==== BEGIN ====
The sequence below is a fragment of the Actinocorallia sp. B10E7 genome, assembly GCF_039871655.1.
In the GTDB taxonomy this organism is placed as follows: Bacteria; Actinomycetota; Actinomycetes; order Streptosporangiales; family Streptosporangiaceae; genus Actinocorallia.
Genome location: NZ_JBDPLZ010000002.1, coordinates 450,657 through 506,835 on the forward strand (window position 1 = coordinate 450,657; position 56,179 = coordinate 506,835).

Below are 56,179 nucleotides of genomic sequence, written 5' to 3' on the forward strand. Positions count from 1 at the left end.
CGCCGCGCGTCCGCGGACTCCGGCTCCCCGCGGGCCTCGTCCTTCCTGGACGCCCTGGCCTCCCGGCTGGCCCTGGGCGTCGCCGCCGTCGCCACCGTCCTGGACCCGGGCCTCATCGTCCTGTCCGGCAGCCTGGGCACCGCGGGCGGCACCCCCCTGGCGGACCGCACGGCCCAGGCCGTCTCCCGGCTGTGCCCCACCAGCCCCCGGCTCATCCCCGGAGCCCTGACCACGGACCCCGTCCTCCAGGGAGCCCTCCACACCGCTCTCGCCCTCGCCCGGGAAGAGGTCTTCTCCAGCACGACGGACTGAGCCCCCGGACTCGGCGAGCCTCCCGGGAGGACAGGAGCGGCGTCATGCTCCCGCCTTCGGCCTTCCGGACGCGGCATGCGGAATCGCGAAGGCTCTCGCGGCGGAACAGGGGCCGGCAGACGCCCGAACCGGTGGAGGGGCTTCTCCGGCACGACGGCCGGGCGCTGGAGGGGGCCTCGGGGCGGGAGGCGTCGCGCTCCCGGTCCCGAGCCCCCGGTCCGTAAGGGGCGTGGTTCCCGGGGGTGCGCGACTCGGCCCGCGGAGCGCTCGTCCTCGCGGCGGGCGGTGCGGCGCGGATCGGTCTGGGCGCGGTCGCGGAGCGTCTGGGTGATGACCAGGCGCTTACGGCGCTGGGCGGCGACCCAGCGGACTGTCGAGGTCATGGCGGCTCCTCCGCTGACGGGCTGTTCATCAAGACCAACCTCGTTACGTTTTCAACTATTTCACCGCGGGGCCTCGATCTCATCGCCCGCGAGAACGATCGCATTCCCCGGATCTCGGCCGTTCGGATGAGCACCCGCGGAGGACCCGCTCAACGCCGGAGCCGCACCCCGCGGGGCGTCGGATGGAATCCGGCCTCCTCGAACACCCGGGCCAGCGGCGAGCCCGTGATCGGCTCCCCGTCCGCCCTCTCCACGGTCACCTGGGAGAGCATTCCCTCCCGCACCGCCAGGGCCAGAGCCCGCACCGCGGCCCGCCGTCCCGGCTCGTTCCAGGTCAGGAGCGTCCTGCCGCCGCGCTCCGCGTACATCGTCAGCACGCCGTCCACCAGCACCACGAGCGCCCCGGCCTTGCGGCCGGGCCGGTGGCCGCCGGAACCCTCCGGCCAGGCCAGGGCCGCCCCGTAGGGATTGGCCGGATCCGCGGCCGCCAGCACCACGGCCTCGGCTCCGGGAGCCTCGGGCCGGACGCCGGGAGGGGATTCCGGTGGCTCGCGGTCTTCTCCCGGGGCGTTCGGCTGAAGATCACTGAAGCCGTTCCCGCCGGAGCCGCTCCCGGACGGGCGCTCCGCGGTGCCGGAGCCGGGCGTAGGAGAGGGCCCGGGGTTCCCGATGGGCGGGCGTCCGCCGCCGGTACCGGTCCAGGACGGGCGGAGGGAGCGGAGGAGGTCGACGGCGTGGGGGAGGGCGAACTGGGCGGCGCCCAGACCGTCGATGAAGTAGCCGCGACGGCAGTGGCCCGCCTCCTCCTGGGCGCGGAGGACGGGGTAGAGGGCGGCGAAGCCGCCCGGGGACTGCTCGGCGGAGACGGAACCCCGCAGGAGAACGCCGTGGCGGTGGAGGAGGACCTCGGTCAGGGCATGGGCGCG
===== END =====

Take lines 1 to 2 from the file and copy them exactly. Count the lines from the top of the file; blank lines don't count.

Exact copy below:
The sequence below is a fragment of the Actinocorallia sp. B10E7 genome, assembly GCF_039871655.1.
In the GTDB taxonomy this organism is placed as follows: Bacteria; Actinomycetota; Actinomycetes; order Streptosporangiales; family Streptosporangiaceae; genus Actinocorallia.